A historian of Brazil, Alida Metcalf, and her colleague from French literature, Nanette Le Coat, commented in turn on their experiences at Trinity University in San Antonio in overseeing a thriving Languages Across the Curriculum program.
From the historian’s point of view, Metcalf described the varying emphasis on primary sources and secondary interpretations in courses ranging from a religion course that examined the Spanish text of Las Casas’ La destrucción de las Indias to a course in French that examined the historiography of the French Revolution. A course on the U.S.-Mexican Border used Spanish and English on alternate days in order to compare cultural perspectives on issues of shared or special concern. A collaboration with Saint Mary’s University allows students to study Portuguese there and the history of Brazil at Trinity.
Nanette le Coat described how efforts to break down the “two-tier” hierarchy of language instruction at the lower level and literature at the higher level has led to a broader cultural conception of the teaching of language, including but not privileging literature. Students are increasingly aware of the demands and opportunities presented by globalization, and they see languages as a vital component of international and trans-cultural study. At Trinity, students have been intrigued by courses such as a history course with a language component on the pre-history of the European Union, or a course on Mexican history that uses songs and corridos. The program of languages across the curriculum is by its nature interdisciplinary, opening up a space for collaboration and experimentation.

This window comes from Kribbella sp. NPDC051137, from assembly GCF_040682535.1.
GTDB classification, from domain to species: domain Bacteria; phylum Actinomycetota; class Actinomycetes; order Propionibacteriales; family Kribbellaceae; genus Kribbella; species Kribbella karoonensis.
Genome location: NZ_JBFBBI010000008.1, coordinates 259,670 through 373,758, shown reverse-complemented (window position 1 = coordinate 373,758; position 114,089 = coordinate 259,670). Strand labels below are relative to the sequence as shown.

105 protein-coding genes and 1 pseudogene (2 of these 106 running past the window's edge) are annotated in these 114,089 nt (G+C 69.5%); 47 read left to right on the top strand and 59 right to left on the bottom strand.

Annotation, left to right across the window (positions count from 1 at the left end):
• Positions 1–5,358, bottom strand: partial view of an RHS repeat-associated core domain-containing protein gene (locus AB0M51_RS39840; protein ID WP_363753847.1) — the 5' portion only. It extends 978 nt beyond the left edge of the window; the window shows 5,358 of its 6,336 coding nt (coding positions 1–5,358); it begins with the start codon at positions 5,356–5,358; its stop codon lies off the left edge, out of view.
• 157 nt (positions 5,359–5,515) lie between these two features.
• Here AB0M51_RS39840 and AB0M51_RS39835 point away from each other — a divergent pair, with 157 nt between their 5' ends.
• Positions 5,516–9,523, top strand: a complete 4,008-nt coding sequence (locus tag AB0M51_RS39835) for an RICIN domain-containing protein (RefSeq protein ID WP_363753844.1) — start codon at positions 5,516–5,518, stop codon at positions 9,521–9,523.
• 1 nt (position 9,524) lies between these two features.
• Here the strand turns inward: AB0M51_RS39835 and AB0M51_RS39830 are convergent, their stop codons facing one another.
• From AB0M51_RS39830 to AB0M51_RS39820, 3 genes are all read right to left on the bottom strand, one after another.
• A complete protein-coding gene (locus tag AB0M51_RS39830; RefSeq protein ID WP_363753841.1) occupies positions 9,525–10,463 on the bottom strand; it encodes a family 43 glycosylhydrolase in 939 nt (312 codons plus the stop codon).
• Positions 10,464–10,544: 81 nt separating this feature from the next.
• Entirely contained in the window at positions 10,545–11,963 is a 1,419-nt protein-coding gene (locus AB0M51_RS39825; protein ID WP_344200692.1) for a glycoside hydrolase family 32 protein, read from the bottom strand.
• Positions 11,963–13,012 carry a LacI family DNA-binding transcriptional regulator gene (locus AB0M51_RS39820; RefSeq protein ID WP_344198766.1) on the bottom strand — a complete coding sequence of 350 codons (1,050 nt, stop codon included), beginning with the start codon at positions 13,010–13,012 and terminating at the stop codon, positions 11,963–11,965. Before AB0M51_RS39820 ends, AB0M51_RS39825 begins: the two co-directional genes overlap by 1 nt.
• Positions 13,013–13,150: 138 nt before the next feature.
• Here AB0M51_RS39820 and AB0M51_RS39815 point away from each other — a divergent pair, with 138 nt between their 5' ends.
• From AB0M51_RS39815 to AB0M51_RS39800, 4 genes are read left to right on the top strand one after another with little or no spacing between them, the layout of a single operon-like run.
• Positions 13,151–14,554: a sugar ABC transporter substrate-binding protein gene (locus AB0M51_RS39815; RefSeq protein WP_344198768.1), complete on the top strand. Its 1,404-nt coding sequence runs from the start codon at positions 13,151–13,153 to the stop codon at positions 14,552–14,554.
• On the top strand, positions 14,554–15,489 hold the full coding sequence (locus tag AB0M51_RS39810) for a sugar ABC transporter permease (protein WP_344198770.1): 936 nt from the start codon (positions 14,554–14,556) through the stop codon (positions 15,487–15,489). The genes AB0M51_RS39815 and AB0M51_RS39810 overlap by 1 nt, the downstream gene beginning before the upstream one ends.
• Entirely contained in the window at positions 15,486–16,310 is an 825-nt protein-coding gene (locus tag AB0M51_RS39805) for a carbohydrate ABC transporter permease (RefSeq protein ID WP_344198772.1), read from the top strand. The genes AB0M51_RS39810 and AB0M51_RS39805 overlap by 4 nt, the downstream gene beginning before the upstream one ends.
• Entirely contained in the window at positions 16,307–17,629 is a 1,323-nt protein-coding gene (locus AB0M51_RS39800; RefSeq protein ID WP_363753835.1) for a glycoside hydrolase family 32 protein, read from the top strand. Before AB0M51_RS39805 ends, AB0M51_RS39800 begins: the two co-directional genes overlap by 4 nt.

Chinese language instruction in the United States is growing rapidly with Chinese government sponsorship of Confucius Institutes in 30 to 40 new locations, reported Jonathan Spence, former AHA president and historian of China at Yale. Spence emphasized the vast range of the Chinese historical record, first inscribed in ancient bronzes and in stone, on silk, on paper, and on bamboo strips recently recovered by archeologists, and a complementary richness of interpretive traditions—both Confucius and Mencius commented on earlier texts. Students and professional historians seeking to master Chinese face a problematic definition of literacy in a culture diverse in dialects, where a shopkeeper may know 500 characters for his trade, drawn from some 80,000 available to the literati. Two years of language study barely crosses an initial threshold, and the accomplished Sinologist may find a need to access other languages as well: Manchu, Arabic, Tibetan, and Sanskrit, for example.